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Networks / Servers

American colleges and universities are breeding grounds for innovative ideas and open information sharing. Pair that with a large number of systems on a given network and a vulnerable student population with fresh credit and you've got an appealing target for identity thieves.

Addressing the technology needs of today’s students is becoming increasingly challenging, as students expect to have mobile access to any and all learning resources, anytime and anywhere, from any device. These challenges require new IT strategies for institutions; IT managers across campus need to work together with other administrators to address common problems, save money, build relationships and create value for the university.

John Fragola (left) and Peter Grady use iPads to monitor the heat inside Dana English Hall on the Mount Carmel campus at Quinnipiac University. Both are licensed HVAC mechanics in the facilities department.

Members of the facilities crew at Quinnipiac University were spending a lot of time traveling back to their shop during the workday.

This situation, of course, was not unique to Quinnipiac, but department officials at the school set out to eliminate the trips workers had to make to retrieve new work orders, find information about equipment in manuals or look up floor plans. The central Connecticut institution has a 212-acre main campus, and two branches that are a half-mile and about five miles away.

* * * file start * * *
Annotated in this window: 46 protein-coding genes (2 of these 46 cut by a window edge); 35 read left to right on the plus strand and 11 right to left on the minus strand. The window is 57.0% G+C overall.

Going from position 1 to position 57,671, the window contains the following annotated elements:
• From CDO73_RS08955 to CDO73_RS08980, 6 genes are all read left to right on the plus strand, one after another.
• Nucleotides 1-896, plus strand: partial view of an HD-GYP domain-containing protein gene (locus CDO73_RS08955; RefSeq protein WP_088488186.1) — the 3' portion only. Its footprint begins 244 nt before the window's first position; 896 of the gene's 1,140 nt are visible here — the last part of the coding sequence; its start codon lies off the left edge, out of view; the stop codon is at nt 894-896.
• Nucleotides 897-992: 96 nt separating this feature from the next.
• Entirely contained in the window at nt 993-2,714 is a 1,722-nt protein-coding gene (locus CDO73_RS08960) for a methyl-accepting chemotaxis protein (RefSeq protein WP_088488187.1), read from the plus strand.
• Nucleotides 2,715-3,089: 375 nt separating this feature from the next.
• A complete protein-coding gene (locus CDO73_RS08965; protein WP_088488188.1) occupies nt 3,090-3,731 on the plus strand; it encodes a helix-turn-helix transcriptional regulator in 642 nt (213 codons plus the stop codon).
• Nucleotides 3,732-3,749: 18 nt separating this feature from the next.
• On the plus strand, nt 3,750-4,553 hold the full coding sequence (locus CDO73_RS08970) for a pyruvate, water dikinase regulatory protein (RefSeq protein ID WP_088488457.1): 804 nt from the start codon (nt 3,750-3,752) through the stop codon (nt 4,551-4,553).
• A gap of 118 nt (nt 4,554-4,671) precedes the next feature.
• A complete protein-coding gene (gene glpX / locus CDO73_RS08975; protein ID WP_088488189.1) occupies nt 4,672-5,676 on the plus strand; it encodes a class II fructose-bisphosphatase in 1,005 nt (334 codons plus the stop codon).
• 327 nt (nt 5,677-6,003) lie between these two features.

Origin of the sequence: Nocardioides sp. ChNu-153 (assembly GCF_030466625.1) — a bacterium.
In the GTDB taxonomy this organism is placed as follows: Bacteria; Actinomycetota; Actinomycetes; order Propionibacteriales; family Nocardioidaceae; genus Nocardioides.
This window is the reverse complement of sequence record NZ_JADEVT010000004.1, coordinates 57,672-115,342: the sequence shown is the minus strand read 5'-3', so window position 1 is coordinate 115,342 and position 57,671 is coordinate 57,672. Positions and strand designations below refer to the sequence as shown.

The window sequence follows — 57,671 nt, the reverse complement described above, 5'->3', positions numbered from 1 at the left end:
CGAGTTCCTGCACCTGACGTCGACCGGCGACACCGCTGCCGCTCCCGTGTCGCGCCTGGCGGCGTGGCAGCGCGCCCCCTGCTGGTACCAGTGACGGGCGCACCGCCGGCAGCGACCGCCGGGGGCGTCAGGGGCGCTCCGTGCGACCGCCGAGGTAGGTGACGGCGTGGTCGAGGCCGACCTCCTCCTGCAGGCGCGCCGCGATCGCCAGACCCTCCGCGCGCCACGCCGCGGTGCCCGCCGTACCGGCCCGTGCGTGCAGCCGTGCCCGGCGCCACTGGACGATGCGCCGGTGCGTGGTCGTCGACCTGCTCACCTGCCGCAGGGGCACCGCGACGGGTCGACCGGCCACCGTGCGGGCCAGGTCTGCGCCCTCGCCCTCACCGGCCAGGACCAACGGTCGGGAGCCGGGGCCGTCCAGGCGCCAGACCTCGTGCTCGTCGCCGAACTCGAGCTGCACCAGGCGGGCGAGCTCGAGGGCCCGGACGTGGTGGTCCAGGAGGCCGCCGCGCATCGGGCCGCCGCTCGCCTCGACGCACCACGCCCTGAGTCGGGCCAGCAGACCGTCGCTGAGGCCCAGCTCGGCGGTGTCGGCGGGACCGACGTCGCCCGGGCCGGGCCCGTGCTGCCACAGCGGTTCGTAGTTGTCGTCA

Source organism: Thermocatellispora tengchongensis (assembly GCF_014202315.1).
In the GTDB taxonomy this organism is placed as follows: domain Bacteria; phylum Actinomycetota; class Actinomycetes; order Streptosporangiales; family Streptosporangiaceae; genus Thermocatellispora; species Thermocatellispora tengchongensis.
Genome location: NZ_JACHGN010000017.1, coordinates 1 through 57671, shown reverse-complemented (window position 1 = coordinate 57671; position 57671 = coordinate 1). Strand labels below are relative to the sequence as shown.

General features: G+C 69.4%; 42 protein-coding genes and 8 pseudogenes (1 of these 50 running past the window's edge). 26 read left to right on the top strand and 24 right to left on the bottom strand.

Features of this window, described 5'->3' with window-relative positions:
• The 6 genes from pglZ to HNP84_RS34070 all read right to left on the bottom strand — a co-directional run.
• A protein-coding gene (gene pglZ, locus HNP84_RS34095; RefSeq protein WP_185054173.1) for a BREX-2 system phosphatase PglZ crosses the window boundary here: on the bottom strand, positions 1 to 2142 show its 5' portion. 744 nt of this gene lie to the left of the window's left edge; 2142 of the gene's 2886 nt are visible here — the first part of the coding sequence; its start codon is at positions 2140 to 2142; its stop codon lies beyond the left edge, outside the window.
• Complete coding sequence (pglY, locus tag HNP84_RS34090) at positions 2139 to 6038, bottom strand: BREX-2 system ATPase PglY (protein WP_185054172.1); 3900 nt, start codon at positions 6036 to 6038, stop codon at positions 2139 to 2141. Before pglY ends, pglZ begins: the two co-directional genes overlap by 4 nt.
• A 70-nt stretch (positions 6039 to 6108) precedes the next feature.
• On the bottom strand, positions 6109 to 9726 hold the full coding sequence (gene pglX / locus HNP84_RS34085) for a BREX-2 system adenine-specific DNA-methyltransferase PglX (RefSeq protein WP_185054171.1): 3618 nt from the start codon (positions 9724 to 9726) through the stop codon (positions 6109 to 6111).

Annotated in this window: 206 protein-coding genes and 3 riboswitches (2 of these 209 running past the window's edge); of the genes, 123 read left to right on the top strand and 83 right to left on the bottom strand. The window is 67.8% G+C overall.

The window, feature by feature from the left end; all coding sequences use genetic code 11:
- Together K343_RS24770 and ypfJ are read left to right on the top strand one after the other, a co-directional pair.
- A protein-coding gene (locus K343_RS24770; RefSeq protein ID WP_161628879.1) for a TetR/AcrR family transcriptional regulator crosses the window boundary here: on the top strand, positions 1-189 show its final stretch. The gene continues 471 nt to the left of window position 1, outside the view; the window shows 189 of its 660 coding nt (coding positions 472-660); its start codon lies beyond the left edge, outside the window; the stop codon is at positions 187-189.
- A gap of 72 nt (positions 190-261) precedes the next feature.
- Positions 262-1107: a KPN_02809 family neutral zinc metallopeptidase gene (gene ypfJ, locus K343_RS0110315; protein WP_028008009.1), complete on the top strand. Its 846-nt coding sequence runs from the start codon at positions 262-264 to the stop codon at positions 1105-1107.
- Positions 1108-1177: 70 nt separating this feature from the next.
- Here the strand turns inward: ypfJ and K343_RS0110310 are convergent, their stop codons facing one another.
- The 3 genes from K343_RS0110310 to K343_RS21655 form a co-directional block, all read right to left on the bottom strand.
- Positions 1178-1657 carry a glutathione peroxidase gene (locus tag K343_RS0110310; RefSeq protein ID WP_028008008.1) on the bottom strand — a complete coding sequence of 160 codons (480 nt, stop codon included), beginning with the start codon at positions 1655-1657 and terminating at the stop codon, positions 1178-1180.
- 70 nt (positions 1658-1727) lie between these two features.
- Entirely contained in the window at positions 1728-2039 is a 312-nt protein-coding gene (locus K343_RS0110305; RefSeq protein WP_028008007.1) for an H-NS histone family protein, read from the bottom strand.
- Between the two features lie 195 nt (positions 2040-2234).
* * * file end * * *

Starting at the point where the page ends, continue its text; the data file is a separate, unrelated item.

College and university networks present opportunities to manage devices remotely, often automatically. Automating device management via the network saves students, faculty, and staff time and allows institutions to direct resources and efforts to the core business of higher education: learning.

Protecting any enterprise from security threats can be a daunting endeavor, but few organizational structures are more difficult to secure than a college or university. Students, faculty, administrators and alumni—each group has differing IT needs, creating not just one, but many unique security challenges.

Integrating mobile devices in learning is getting to be old hat in Abilene, Texas.

As early as 2008, Abilene Christian University (ACU) was the first university in the United States to provide each incoming student with an Apple iPhone or iPod Touch. Each of the nearly 4,800 students on the ACU campus located 180 miles west of Dallas can access course calendars, campus maps, receive homework alerts, security alerts, and answer in-class surveys and quizzes, among other ACUdeveloped web applications.

When the University of Alberta recently decided to seek Information Technology Infrastructure Library certification, it did so with confidence. It knew it had an ace in the hole: Alcatel-Lucent’s VitalQIP DNS/DHCP IP Address Management solution.

This second of the three-part Connected Campus webinars features a case study from Texas Woman’s University, which used remote management and monitoring systems to achieve significant savings in equipment and energy costs, more efficiently manage staff time and improve the benefits of technology in classrooms and lecture halls.

Jackie Deluna, Strategic Education Marketing, AMX

amx award logo

Innovation and initiative are integral to higher education success, but three schools recently stood out to judges of the 2011 AMX Innovation Awards. The University of Florida, College of Veterinary Medicine; Memorial University of Newfoundland, Canada; and The Richard Stockton College of New Jersey were selected from a field of over 500 nominations.

The campus network is home to thousands of student residents while at the same time hosting key administrative servers containing private personal information. Yet in most universities the network administrators are expected to maintain an "open network environment" that allows free access in and out of the campus.